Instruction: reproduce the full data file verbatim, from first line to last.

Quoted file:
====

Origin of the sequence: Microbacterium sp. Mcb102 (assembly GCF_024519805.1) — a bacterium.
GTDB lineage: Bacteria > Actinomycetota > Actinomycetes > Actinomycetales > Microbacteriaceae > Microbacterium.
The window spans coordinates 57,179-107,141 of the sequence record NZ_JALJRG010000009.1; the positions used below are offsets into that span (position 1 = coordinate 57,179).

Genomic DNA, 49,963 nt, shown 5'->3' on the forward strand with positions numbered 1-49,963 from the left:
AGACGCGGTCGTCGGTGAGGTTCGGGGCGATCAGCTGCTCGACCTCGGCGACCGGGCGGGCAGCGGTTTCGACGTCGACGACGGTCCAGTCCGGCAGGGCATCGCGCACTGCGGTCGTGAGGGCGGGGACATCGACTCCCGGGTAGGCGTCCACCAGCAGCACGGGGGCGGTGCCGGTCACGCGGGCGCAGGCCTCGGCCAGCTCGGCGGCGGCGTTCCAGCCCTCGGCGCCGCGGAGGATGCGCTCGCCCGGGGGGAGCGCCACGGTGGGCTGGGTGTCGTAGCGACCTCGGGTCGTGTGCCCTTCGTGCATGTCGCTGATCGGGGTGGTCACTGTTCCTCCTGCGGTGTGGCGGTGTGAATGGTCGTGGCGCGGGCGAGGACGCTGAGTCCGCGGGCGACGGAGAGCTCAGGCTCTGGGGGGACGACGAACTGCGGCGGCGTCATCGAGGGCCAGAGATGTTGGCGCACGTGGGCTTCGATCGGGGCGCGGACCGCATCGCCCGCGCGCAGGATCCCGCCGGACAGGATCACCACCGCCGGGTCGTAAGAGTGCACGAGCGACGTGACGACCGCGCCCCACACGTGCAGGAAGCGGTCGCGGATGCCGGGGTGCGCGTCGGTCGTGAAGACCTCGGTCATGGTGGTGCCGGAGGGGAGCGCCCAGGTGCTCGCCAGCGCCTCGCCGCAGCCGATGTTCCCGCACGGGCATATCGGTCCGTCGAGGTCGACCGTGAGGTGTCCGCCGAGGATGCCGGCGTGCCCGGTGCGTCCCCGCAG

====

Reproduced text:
Origin of the sequence: Microbacterium sp. Mcb102 (assembly GCF_024519805.1) — a bacterium.
GTDB lineage: Bacteria > Actinomycetota > Actinomycetes > Actinomycetales > Microbacteriaceae > Microbacterium.
The window spans coordinates 57,179-107,141 of the sequence record NZ_JALJRG010000009.1; the positions used below are offsets into that span (position 1 = coordinate 57,179).

Genomic DNA, 49,963 nt, shown 5'->3' on the forward strand with positions numbered 1-49,963 from the left:
AGACGCGGTCGTCGGTGAGGTTCGGGGCGATCAGCTGCTCGACCTCGGCGACCGGGCGGGCAGCGGTTTCGACGTCGACGACGGTCCAGTCCGGCAGGGCATCGCGCACTGCGGTCGTGAGGGCGGGGACATCGACTCCCGGGTAGGCGTCCACCAGCAGCACGGGGGCGGTGCCGGTCACGCGGGCGCAGGCCTCGGCCAGCTCGGCGGCGGCGTTCCAGCCCTCGGCGCCGCGGAGGATGCGCTCGCCCGGGGGGAGCGCCACGGTGGGCTGGGTGTCGTAGCGACCTCGGGTCGTGTGCCCTTCGTGCATGTCGCTGATCGGGGTGGTCACTGTTCCTCCTGCGGTGTGGCGGTGTGAATGGTCGTGGCGCGGGCGAGGACGCTGAGTCCGCGGGCGACGGAGAGCTCAGGCTCTGGGGGGACGACGAACTGCGGCGGCGTCATCGAGGGCCAGAGATGTTGGCGCACGTGGGCTTCGATCGGGGCGCGGACCGCATCGCCCGCGCGCAGGATCCCGCCGGACAGGATCACCACCGCCGGGTCGTAAGAGTGCACGAGCGACGTGACGACCGCGCCCCACACGTGCAGGAAGCGGTCGCGGATGCCGGGGTGCGCGTCGGTCGTGAAGACCTCGGTCATGGTGGTGCCGGAGGGGAGCGCCCAGGTGCTCGCCAGCGCCTCGCCGCAGCCGATGTTCCCGCACGGGCATATCGGTCCGTCGAGGTCGACCGTGAGGTGTCCGCCGAGGATGCCGGCGTGCCCGGTGCGTCCCCGCAG